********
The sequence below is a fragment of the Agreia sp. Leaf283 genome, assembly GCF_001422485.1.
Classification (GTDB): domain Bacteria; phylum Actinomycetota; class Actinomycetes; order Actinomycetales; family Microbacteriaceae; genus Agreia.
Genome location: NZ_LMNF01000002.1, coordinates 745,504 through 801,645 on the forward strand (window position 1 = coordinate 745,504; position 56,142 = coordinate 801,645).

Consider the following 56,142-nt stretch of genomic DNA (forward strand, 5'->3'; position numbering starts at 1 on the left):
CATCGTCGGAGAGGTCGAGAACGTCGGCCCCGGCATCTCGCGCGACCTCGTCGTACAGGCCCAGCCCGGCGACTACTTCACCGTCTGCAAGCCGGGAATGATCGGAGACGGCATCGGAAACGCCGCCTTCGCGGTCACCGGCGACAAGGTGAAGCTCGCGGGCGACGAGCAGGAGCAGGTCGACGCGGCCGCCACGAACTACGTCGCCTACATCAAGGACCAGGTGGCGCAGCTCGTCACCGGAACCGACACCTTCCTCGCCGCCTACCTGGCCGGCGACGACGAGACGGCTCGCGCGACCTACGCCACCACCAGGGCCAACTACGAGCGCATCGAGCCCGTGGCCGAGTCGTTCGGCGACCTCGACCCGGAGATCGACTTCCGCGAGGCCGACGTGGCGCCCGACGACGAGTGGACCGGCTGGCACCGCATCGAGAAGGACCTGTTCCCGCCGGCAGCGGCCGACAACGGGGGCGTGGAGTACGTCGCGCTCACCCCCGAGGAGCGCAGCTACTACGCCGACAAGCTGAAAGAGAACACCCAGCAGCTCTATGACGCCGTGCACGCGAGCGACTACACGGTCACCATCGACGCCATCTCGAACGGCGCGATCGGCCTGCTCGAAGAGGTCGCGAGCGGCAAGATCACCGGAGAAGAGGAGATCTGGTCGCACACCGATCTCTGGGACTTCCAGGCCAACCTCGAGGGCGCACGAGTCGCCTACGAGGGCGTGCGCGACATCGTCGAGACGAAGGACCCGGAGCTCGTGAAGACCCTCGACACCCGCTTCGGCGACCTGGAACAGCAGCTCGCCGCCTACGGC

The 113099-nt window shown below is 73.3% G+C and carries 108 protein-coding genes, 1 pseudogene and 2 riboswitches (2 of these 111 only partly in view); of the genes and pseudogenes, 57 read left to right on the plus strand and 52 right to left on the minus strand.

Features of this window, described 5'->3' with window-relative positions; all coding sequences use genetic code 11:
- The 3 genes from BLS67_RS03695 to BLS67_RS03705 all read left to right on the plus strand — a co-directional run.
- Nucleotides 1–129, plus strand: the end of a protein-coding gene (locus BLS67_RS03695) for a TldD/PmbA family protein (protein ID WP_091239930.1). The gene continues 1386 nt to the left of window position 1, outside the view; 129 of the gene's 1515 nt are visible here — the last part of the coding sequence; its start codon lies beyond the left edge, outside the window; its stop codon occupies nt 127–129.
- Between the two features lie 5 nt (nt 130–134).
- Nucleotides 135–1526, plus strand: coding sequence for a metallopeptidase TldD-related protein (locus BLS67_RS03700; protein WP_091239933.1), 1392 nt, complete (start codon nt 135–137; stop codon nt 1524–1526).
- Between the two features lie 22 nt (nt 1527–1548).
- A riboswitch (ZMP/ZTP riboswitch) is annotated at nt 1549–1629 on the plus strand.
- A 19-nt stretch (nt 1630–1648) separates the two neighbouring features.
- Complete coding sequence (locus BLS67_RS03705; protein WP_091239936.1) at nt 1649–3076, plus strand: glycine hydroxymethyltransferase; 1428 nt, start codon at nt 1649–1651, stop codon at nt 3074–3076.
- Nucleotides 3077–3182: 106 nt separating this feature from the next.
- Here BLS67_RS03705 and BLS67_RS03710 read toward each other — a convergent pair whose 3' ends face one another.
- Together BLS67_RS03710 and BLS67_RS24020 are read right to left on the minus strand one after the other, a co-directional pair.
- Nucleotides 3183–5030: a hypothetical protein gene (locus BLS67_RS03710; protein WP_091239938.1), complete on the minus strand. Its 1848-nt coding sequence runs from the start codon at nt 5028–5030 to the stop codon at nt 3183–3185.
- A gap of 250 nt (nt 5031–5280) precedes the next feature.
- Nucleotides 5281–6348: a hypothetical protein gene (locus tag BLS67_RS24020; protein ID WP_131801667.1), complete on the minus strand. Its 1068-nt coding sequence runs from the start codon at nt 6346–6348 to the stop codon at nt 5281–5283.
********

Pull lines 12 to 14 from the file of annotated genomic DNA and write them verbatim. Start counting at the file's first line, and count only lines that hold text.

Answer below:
- Between the two features lie 22 nt (nt 1527–1548).
- A riboswitch (ZMP/ZTP riboswitch) is annotated at nt 1549–1629 on the plus strand.
- A 19-nt stretch (nt 1630–1648) separates the two neighbouring features.